The battle races are the main attraction, offering a rather limited range of weapons to slow your opponents down, many of which are basically reskinned Mario Kart items – oil slicks act like banana peels, missiles act like koopa shells, etc. But the minimal variety of weapons, and their stock-standard appearance, is disappointing. And because there is no HUD indicator for weapons you pick up, it’s often unclear which one you have. They are represented on the player’s car model, in the form of guns poking out from the sides, or a mine stuck to the back. In theory it’s a good idea, as it potentially clears up a cluttered HUD, but in practice it’s often difficult to differentiate the weapons.
The selection of characters may seem rather generous at first glance, with plenty more to be unlocked as you progress, but as far as they handle, it makes little difference. In the character selection screen a slider shows each character’s speed/power ratio, but the majority of characters lie in the middle ground, and the differences between them are minimal. When a car does feel different, it’s far too pronounced – Mater, being most of the way to the power end of the scale, handles like a heavy shopping cart with its brakes stuck on. There is really no need to choose power over speed, even in more combat-oriented modes.
Multiplayer is a given in a game like this, so many might lament the lack of online multiplayer. To me it had little impact: I prefer same room, split-screen multiplayer in a game like this, and that front is covered well. In Free Play mode, up to four players can play any of the modes unlocked through the main campaign, and it is decently fun. A second player can also join in on the main campaign, providing a second chance to get the gold each time and progress.
Graphics & Audio
The environments are cartoony and attractive, especially if you’re used to the fairly plain look of realistic racers. Based on cities around the world, each track exaggerates the key characteristics of each location and boils them down into a caricature of that city, a cartoony postcard.
The characters are faithful to the film, with the eyes particularly expressive. This may simply be because they take up the entire windscreen, but regardless, it helps personify the cars. The smug look while driving backwards and the panicky look when bumped are particular favourites of mine.
The team could have gotten away with lazy animations, as the bodies are quite rigid, being cars and all, yet more personality is injected into each by allowing the chassis to twist and bend in a cartoony fashion, which most driving games wouldn’t bother with.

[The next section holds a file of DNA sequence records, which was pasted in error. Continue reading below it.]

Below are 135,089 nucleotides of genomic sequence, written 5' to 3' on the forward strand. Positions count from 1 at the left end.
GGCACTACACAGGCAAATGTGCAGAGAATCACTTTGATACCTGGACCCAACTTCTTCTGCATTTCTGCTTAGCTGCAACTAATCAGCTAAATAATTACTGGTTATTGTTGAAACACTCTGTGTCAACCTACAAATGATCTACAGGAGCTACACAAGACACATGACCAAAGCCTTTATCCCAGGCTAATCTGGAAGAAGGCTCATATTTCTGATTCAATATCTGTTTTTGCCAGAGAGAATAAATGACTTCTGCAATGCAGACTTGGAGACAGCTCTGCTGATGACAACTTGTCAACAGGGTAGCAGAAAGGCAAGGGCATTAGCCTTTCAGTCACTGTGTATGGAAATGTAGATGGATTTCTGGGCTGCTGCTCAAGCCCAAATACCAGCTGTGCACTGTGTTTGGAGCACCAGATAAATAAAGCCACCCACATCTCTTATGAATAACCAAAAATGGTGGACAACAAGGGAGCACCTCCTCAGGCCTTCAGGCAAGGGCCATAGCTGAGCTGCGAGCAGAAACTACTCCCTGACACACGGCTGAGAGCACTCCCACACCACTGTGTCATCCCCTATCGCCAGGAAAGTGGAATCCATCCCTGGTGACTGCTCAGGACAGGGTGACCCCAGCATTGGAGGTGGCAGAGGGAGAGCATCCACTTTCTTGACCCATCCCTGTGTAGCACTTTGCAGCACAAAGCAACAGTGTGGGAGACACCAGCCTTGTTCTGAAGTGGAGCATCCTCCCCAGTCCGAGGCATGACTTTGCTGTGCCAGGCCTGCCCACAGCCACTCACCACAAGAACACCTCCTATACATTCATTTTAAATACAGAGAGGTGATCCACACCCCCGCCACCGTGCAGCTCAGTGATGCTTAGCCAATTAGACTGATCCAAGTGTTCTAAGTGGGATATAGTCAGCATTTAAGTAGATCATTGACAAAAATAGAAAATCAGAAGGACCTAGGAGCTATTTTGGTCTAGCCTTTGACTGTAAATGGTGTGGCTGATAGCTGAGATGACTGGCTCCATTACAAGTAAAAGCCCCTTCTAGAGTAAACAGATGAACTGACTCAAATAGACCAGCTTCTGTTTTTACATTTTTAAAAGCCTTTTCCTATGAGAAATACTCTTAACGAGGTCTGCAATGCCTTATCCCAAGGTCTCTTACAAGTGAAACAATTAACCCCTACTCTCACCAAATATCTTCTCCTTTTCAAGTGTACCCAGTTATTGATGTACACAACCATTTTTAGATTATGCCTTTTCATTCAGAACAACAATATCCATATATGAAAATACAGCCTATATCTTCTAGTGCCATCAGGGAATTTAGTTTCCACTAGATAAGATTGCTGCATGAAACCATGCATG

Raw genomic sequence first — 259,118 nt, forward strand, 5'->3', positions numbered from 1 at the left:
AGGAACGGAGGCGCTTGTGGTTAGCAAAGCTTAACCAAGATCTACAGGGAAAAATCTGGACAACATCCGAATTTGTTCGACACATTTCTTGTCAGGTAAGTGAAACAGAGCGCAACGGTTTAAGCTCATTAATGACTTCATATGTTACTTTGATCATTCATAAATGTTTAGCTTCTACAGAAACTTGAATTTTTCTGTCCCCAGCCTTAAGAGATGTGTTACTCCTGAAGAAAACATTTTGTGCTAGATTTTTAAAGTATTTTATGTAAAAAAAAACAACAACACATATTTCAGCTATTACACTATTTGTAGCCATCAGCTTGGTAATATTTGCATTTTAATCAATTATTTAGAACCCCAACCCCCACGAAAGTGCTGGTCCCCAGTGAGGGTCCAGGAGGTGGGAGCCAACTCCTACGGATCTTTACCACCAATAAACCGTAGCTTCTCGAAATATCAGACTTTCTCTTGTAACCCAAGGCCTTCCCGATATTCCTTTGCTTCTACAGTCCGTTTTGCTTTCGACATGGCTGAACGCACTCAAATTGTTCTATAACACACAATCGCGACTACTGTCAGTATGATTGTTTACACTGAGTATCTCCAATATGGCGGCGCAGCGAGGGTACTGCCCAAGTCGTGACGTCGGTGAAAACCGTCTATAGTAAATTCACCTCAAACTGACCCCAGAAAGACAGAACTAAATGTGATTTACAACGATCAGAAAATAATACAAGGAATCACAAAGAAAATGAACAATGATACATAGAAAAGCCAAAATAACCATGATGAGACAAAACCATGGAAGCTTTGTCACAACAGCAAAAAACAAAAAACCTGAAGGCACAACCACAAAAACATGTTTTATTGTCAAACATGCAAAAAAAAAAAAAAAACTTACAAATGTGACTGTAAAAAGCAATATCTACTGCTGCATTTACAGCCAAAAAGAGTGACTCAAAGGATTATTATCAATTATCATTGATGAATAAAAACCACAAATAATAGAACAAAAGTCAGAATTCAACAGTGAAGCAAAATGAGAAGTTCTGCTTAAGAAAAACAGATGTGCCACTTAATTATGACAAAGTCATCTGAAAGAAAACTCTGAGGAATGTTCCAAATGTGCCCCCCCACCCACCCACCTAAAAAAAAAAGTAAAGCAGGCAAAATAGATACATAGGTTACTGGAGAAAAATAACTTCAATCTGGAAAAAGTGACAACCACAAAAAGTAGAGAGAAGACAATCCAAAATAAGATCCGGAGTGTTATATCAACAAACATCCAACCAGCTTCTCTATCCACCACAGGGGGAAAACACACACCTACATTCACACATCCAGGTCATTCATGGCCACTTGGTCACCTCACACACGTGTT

It’s also good to note that the original voice cast is presented and accounted for.
The major sticking point for me was the HUD and the menus. I had a lot of trouble figuring out what information the HUD was giving me: there was a lot to take in, and what was provided was unclear. In a time when driving and racing games have realised that minimalist HUDs are a player’s best friend, this feels particularly jarring. Usually, the information provided is filtered down to the bare essentials, and this is often presented near or on the car itself, so players don’t have to take their eyes off the road.
The HUD in Cars 2 is like having a backseat full of people screaming every detail of the vehicle’s state at you. There is way too much information, so finding what you need to know quickly is nigh on impossible. And what is presented doesn’t help. I never figured out what the indicators in the bottom-right of the screen meant. There’s too much, it’s unclear and too small to make out at a glance, especially in split-screen.
But the worst offender is the ranking indicators. In the top left of the screen, images of three racers are stacked vertically. I thought for a long time that the car shown at the top was in first place, and kept wondering why it wasn’t changing when I overtook others or was overtaken. Eventually I figured out that the small numbers next to each image indicated their placing in the race. So I could be in first place, with a one next to my image, but still be the second or third image down. My question is – what the hell do those images mean then?! Again, I never figured that out. A picture of the car in first place works well at a glance to tell your place in the race. But this fairly vital information is instead communicated via a tiny number next to that. And whatever is conveyed through those images is obviously unnecessary, as I proceeded fine without ever knowing their purpose.
While most will probably avoid this game based solely on the assumption that licensed games suck, I would recommend it if you’re looking for a Mario Kart-esque experience. There’s some definite fun to be had in this surprisingly strategic racing game, and despite its flaws, the unique character abilities and game modes inject it with enough individuality to make it stand out as a competent, quirky racer.
I give Cars 2: The Video Game a: